Mariya Vasilyevna Oktyabrskaya (Russian: Мария Васильевна Октябрьская; 16 August 1905 to 15 March 1944) was a Soviet tank driver and mechanic who fought on the Eastern Front against Nazi Germany during World War II.
After her husband was killed fighting in 1941, Oktyabrskaya sold her possessions to donate a tank for the war effort, and requested that she be allowed to drive it. She received and was trained to drive and fix a T-34 medium tank, which she named “Fighting Girlfriend” (“Боевая подруга”). Oktyabrskaya proved her ability and bravery in battle, and was promoted to the rank of sergeant. After she died of wounds from battle in 1944, she was posthumously made a Hero of the Soviet Union, the Soviet Union’s highest honour for bravery during combat. She was the first of only two female tank drivers to be awarded the title.
Oktyabrskaya was born into a poor Ukrainian family on the Crimean Peninsula. She was one of ten children. Before the Second World War, she worked in a cannery, and then as a telephone operator. In 1925, she married a Soviet army officer named Ilya Oktyabrsky. She then began to acquire an interest in military matters. She became involved in the ‘Military Wives Council’ and was trained as a nurse in the army. She also learned how to use weapons and drive vehicles. She said, “Marry a serviceman, and you serve in the army: an officer’s wife is not only a proud woman, but also a responsible title.”
Second World War
When the eastern front of World War II opened, Mariya was evacuated to Tomsk in Siberia. While living in Tomsk, she learned that her husband had been killed fighting the forces of Nazi Germany near Kiev in August 1941. The news took two years to reach her. The news angered her greatly, and she became determined to fight the Germans to avenge her husband’s death. She sold all of her possessions to donate a tank to the Red Army. She requested the tank, a T-34 medium tank, be named “Fighting Girlfriend” (“Боевая подруга”) and that she be allowed to drive it. The State Defence Committee agreed to this.
By this time, Oktyabrskaya was 38 years old. She enrolled in a five-month tank training program immediately after the donation. This was unusual: usually tank crews were rushed straight to the front line with minimal training. After completing her training, she was posted to the 26th Guards Tank Brigade, part of the 2nd Guards Tank Corps, in September 1943 as a driver and mechanic. She named her tank “Fighting Girlfriend”, emblazoning these words on the turret of the T-34. Many of her fellow tankers saw her as a publicity stunt and a joke, but this attitude changed when Oktyabrskaya began fighting in Smolensk.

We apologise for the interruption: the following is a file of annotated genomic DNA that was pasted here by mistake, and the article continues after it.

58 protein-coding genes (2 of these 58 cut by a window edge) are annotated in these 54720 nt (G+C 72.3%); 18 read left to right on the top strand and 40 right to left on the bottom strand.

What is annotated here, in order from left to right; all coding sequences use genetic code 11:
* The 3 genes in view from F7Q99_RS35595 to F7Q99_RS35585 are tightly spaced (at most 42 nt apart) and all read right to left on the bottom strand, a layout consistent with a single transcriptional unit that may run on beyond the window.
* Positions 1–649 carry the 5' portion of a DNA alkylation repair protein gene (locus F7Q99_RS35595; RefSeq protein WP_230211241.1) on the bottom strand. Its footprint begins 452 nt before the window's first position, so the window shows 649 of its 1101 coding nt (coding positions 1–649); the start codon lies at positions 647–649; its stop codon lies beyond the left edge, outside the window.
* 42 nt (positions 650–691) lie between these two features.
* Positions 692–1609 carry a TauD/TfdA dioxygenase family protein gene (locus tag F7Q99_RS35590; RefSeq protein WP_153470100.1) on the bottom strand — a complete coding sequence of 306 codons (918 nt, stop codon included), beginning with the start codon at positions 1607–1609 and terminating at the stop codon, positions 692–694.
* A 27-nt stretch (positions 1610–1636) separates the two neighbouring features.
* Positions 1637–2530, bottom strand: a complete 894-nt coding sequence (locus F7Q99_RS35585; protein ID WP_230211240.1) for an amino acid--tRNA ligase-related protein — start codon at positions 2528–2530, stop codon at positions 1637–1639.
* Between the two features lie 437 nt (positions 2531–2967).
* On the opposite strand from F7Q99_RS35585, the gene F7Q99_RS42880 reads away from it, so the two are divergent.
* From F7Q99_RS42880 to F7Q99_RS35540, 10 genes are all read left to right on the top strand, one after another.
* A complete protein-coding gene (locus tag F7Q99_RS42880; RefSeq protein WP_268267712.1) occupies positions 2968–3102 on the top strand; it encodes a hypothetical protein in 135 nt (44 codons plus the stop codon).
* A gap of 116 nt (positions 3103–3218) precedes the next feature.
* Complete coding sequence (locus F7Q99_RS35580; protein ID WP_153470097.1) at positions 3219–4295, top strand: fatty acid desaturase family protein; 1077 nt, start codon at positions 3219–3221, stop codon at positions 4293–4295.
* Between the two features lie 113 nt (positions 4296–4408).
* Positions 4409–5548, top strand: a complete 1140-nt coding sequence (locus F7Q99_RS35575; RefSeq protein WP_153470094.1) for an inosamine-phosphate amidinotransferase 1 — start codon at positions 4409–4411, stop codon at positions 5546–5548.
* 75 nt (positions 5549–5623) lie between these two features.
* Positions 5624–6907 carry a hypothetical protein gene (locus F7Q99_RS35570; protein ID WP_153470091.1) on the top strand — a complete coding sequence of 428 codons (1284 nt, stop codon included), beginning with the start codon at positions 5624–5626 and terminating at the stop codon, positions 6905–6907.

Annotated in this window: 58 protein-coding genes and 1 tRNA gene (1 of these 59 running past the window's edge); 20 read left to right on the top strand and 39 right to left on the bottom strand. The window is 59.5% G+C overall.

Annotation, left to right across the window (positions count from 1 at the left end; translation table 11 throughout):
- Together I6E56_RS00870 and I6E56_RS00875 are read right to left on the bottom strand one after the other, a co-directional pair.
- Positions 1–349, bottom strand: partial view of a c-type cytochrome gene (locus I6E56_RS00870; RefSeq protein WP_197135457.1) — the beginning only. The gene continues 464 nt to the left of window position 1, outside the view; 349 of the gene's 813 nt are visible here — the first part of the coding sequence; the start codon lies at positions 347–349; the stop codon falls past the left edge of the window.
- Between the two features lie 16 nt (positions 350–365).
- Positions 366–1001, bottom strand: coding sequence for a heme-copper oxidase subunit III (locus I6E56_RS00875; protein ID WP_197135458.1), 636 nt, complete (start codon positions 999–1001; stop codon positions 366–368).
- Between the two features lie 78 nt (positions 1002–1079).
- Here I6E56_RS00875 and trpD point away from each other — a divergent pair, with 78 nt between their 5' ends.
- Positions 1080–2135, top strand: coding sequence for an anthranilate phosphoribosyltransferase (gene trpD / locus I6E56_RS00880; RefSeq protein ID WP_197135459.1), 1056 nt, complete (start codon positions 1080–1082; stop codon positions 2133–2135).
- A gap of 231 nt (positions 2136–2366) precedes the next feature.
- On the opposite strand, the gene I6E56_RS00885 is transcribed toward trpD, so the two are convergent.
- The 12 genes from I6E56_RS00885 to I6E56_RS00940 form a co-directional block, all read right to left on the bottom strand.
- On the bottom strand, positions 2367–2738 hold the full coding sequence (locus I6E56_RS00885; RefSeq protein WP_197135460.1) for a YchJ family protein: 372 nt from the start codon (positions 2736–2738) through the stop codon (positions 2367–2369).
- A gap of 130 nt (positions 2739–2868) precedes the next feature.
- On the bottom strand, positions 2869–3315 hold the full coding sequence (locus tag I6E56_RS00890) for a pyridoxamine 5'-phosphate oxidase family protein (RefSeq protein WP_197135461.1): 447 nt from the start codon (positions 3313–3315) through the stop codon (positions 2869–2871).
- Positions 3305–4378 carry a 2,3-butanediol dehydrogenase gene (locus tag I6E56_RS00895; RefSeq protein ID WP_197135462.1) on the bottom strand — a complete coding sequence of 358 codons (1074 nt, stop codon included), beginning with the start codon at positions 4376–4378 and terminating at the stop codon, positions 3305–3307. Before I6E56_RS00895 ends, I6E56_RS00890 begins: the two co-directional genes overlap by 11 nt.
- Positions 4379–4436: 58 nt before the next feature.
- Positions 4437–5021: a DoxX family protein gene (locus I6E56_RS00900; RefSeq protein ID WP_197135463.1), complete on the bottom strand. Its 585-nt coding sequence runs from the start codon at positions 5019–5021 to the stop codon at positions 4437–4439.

She fought in her first tank battle on 21 October 1943. Oktyabrskaya manoeuvred her tank in intense fighting; she and her fellow crew members destroyed machine-gun nests and artillery guns. When her tank was hit by gunfire, Oktyabrskaya, disregarding orders, leapt out of her tank and effected repairs under heavy fire. She was promoted to the rank of sergeant.
A month later, on 17-18 November, Soviet forces captured the town of Novaje Siało in the region of Vitebsk during a night battle. During this attack, Oktyabrskaya enlarged her reputation as a skilled tank driver. On 17 November, Oktyabrskaya took part in an assault on the German positions near Novaje Siało. However, a German artillery shell exploded against her tank’s tracks, halting her advance. Oktyabrskaya and a fellow crewman jumped out to repair the track, while other crew members provided covering fire from the turret. Eventually, they fixed the track and her tank rejoined the main unit several days later.
Two months later, on 17 January 1944, Oktyabrskaya fought in another night attack as part of the Leningrad–Novgorod Offensive. The battle would prove to be her last. The attack took place at the village of Šviedy near Vitebsk. During the battle, she drove her T-34 about the German defences, and destroyed resistance in trenches and machine-gun nests. The tank crew also destroyed a German self-propelled gun. Subsequently, the tank was hit by a German anti-tank shell, again in the tracks, and was immobilised. Oktyabrskaya immediately got out of the tank and began to repair the track, amid fierce small arms and artillery fire. She managed to repair the track, but she was hit in the head by shell fragments and lost consciousness. After the battle, she was transported to a Soviet military field hospital at Fastiv, near Kiev, where she remained in a coma for two months, before finally dying on 15 March.
The following August, Oktyabrskaya was posthumously made a Hero of the Soviet Union in recognition of her bravery in the battles around Vitebsk.
Representations in Media
US National Public Radio featured a cartoon of Oktyabrskaya to headline a story about “rejected princesses” that Disney and other storytellers had hitherto ignored.